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Zimbabweans With Disabilities Unhappy Over Delays in Sign Language Introduction

  • Gibbs Dube

FILE: Joseph Shiroko, founder of Brian Resource Center, communicates with a student in sign language

FILE: Joseph Shiroko, founder of Brian Resource Center, communicates with a student in sign language

People living with disabilities are worried that it is taking too long for Zimbabwe to operationalize sign language as one of the country’s national languages.

Edwin Ndlovu, chairperson of Disability HIV Trust said government should move fast to nationalize sign language.

Ndlovu said they are engaging relevant ministries in an attempt to ensure that provisions of the Zimbabwe constitution legalizing sign language are effected.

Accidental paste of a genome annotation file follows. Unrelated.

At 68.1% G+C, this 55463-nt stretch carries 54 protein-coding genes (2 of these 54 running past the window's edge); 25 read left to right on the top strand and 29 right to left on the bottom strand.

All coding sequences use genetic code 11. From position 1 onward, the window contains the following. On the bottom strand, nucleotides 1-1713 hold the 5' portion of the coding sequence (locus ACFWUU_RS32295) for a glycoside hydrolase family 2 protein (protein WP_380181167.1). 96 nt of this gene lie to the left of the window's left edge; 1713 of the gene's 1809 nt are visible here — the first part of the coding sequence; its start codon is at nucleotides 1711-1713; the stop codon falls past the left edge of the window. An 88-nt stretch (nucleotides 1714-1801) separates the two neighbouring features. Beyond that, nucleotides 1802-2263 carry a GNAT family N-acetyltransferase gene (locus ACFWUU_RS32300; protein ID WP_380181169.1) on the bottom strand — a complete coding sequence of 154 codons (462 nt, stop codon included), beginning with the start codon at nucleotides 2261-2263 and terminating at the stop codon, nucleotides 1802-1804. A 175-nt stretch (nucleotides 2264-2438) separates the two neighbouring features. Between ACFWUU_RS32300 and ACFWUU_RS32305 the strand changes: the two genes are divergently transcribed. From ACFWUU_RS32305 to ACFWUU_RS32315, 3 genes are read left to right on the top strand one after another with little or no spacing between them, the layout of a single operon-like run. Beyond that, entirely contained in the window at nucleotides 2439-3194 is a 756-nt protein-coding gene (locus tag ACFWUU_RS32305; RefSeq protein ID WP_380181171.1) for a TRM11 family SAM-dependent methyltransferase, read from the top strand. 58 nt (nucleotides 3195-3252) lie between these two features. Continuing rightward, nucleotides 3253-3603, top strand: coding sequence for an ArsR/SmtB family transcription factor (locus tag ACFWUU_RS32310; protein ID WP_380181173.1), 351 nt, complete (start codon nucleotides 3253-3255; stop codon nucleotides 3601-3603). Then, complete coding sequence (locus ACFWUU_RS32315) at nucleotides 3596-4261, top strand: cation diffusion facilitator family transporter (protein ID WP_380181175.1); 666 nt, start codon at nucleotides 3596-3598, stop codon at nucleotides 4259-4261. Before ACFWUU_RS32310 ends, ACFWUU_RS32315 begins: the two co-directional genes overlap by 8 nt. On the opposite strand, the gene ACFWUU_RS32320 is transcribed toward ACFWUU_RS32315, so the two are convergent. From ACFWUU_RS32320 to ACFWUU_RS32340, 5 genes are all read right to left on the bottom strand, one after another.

“We are also engaging relevant parliamentary committees to make sure that they also recognize issues to do with disability and political will to ensure that disability issues are prioritized.”

He added that “we have come a long way in terms of lobbing stakeholders to ensure that programs that deal with disabilities in the country benefit the right people.”

Ndlovu said there are some United Nations conventions that also need to be considered in Zimbabwe that cater for the needs of disabled people.

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